Rescue Plan Headed to House Floor


Congress was expected to vote this afternoon on the $700 billion financial bailout package, after the contentious bill passed a key test in the House this morning.

The House of Representatives on Monday morning voted 220 to 198 to move the bill forward, the Associated Press reported. A final vote is expected by midday. The Senate is expected to follow later in the week, the AP said.

The legislation, which allows the government to buy up toxic mortgage-related securities clogging up bank balance sheets, will bring the biggest government intervention in the nation's financial markets since the Great Depression, the report noted. President George W. Bush, addressing reporters Monday morning, said he was confident lawmakers would approve the legislation.

"I fully understand that this will be a difficult vote," Bush said according to a transcript of his remarks. "But with the improvements made to this bill, I'm confident that members of both parties will support it. Congress can send a strong signal to markets at home and abroad by passing this bill promptly. Every member of Congress and every American should keep in mind: A vote for this bill is a vote to prevent economic damage to you and your community."

Federal Reserve Chairman Ben Bernanke, in a statement issued Monday morning, praised Congress and the Bush administration for working out an agreement.

"This legislation should help to restore the flow of credit to households and businesses that is essential for economic growth and job creation, while at the same time affording strong and necessary protections for taxpayers," the Fed chairman said.

Bernanke also said the central bank supported "timely actions" taken by the Federal Deposit Insurance Corp. to support "financial and economic stability," a reference to the FDIC's brokering of a deal of Wachovia's (STOCK QUOTE: WB) banking operations to Citigroup ().

Congressional leaders put the finishing touches on legislation over the weekend, after several contentious days of negotiations, according to media reports.

The Treasury and the Federal Reserve had been pressing Congress for more than a week to grant Treasury the authority to relieve banks of soured assets. The plan is aimed at stabilizing the credit markets, which have essentially frozen in recent days, and preventing the financial crisis from claiming more banks and further damaging the broader economy.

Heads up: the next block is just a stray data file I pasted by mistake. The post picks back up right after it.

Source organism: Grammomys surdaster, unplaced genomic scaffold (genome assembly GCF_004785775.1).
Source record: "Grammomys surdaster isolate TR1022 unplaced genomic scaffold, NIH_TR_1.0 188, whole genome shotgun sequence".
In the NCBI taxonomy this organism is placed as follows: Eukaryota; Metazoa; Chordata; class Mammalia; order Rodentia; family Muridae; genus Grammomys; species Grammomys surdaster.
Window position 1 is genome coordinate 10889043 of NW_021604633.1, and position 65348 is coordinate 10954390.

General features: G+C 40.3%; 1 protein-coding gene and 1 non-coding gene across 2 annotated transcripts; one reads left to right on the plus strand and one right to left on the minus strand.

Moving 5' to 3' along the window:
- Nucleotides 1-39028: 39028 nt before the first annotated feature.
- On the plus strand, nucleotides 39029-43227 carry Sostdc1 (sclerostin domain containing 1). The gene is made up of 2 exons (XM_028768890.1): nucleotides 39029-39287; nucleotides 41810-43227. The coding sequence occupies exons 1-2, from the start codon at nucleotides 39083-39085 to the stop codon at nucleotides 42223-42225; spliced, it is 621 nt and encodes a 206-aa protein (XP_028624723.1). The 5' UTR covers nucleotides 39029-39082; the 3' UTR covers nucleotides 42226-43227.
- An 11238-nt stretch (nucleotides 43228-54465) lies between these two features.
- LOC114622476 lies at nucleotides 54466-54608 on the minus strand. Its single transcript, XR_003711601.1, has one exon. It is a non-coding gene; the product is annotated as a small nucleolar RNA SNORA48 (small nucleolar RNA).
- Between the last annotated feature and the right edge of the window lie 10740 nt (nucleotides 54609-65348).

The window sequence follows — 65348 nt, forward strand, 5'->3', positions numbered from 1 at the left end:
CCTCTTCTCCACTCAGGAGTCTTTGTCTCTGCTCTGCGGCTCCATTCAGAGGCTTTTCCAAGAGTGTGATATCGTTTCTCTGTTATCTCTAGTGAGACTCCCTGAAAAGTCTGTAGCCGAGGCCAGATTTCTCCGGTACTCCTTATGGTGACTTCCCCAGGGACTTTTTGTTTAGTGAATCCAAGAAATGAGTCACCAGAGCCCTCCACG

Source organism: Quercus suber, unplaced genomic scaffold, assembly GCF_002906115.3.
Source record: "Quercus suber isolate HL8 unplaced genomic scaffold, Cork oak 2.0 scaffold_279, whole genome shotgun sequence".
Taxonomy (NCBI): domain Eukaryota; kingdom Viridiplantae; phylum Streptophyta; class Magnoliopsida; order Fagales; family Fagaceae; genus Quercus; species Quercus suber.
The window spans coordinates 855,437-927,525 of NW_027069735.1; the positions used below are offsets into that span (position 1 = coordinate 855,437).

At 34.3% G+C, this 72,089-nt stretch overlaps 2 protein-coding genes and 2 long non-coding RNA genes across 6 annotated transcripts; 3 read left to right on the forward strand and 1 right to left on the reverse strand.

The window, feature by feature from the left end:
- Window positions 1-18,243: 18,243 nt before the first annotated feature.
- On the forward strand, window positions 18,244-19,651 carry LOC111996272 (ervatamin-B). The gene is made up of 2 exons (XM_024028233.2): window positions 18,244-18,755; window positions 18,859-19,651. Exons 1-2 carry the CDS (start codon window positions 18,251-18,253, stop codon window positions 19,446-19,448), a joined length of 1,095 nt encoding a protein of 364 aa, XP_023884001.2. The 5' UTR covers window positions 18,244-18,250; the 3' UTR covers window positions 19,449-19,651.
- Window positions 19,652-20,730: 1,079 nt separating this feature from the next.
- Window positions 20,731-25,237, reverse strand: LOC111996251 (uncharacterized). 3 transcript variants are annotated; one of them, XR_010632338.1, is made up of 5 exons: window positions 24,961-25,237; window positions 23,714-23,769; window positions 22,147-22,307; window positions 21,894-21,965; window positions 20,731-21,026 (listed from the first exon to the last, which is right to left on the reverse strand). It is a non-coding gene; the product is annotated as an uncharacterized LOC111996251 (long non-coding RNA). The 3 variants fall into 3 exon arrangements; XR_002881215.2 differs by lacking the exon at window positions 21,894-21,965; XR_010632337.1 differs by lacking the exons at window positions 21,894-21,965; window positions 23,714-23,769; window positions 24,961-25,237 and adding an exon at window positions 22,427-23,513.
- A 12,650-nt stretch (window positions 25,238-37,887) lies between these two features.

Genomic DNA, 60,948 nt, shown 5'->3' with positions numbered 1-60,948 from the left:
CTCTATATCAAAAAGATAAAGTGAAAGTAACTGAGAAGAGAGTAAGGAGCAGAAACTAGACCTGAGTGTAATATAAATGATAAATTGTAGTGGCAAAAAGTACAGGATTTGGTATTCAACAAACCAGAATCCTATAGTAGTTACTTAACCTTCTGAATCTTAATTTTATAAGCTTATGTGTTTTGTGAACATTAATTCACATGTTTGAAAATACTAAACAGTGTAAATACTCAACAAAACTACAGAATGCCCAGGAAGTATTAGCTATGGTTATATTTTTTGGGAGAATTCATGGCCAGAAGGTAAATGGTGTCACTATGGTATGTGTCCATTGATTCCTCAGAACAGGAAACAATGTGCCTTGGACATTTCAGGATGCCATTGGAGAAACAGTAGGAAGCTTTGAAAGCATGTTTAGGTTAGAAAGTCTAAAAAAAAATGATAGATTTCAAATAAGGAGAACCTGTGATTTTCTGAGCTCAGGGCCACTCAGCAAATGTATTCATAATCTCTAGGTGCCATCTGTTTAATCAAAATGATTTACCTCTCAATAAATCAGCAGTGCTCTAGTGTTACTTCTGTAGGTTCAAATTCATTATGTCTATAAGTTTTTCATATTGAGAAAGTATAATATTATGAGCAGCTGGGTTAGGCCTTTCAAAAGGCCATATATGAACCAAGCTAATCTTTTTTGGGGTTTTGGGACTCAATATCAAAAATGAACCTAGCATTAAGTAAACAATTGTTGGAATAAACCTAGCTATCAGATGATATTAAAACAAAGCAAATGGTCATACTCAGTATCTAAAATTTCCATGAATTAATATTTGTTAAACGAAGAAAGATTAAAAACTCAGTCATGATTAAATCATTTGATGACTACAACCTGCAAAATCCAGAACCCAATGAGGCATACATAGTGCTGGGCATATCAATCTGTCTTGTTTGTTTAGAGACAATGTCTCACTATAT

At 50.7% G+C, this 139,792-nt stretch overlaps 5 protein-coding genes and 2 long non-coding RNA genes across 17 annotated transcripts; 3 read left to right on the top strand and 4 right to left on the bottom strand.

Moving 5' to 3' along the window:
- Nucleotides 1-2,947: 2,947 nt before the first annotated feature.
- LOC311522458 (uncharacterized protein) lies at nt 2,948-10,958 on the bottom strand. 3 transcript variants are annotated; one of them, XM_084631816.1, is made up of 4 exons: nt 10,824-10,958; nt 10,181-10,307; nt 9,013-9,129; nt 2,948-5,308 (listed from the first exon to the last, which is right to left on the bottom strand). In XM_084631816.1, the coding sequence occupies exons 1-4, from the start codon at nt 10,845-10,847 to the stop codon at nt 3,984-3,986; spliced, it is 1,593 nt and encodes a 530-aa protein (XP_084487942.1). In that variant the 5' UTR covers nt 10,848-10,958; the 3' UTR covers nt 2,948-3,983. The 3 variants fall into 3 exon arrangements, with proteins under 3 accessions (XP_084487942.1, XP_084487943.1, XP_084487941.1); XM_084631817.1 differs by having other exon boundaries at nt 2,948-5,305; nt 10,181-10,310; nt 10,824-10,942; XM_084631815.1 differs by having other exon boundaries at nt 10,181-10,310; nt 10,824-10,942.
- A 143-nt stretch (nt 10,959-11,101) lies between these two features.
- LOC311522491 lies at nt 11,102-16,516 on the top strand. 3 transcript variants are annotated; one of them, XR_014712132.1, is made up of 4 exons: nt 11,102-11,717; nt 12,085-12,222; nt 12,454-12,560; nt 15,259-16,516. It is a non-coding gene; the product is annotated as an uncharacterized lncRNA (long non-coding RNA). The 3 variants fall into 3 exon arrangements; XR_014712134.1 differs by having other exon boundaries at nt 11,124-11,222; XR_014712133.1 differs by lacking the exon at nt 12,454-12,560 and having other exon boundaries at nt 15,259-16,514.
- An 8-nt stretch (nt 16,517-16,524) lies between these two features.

Although Treasury Secretary Henry Paulson and Bernanke had asked Congress to quickly approve their request, it became bogged down on Capitol Hill as lawmakers -- at times prodded by angry constituents -- insisted upon more control over the Treasury's spending authority and provisions to protect taxpayers and struggling homeowners.

Talks on the bailout plan broke down late Thursday, partly because of opposition from House Republicans, who had tried to craft an alternative plan that would let banks buy insurance on mortgage-related debt they hold.

The finalized bailout plan reflects lawmakers' insistence on some control over Treasury's spending. The administration would get $250 billion immediately, followed by another $100 billion if the president certified it was required, according to the AP report. The final $350 billion would require a separate certification and be subject to a congressional resolution of disapproval, the report added. The president could veto this resolution, however.

Negotiations made a breakthrough when Democrats agreed to incorporate a Republican demand to have the government insure some debt instead of buying it, the report said.

The plan would prevent participating companies from giving "golden parachutes" to their executives and aims to limit pay packages, the AP report said. Firms that get $300 million or more of help from the program would have to pay heavy taxes on executive compensation of more than $500,000 a year, the report added.

Taxpayers would also get the opportunity to share in the future profits of companies that participate, because the government would receive stock warrants in return for the help, according to the report.

In an effort to help homeowners facing foreclosure, the plan also would require the government to try to rework bad mortgages it acquires so as to lower borrowers' monthly payments, the report added.

The current crisis, which has its roots in the risky mortgages that were liberally issued earlier this decade and the housing boom that they fueled, has shaken the financial system to its foundations. It has claimed storied investment banks Bear Stearns and Lehman Brothers. This week it forced the government to shut down Washington Mutual (STOCK QUOTE: WM) and sell its deposits and assets to JPMorgan Chase (STOCK QUOTE: JPM). Also this week, former investment banks Goldman Sachs (STOCK QUOTE: GS) and Morgan Stanley (STOCK QUOTE: MS) asked to be made into traditional bank holding companies in order to stave off a market attack on their shares.

The success of the rescue of the U.S. financial system probably depends as much on the central banks of China and the Middle East as on Congress and the Federal Reserve, the Wall Street Journal reports.

The U.S. is turning to foreign governments and other overseas investors to buy a good chunk of the $700 billion in Treasury debt expected to finance the bailout. Foreign investors also are needed to shore up the depleted capital of the nation's financial institutions, the Journal reports.

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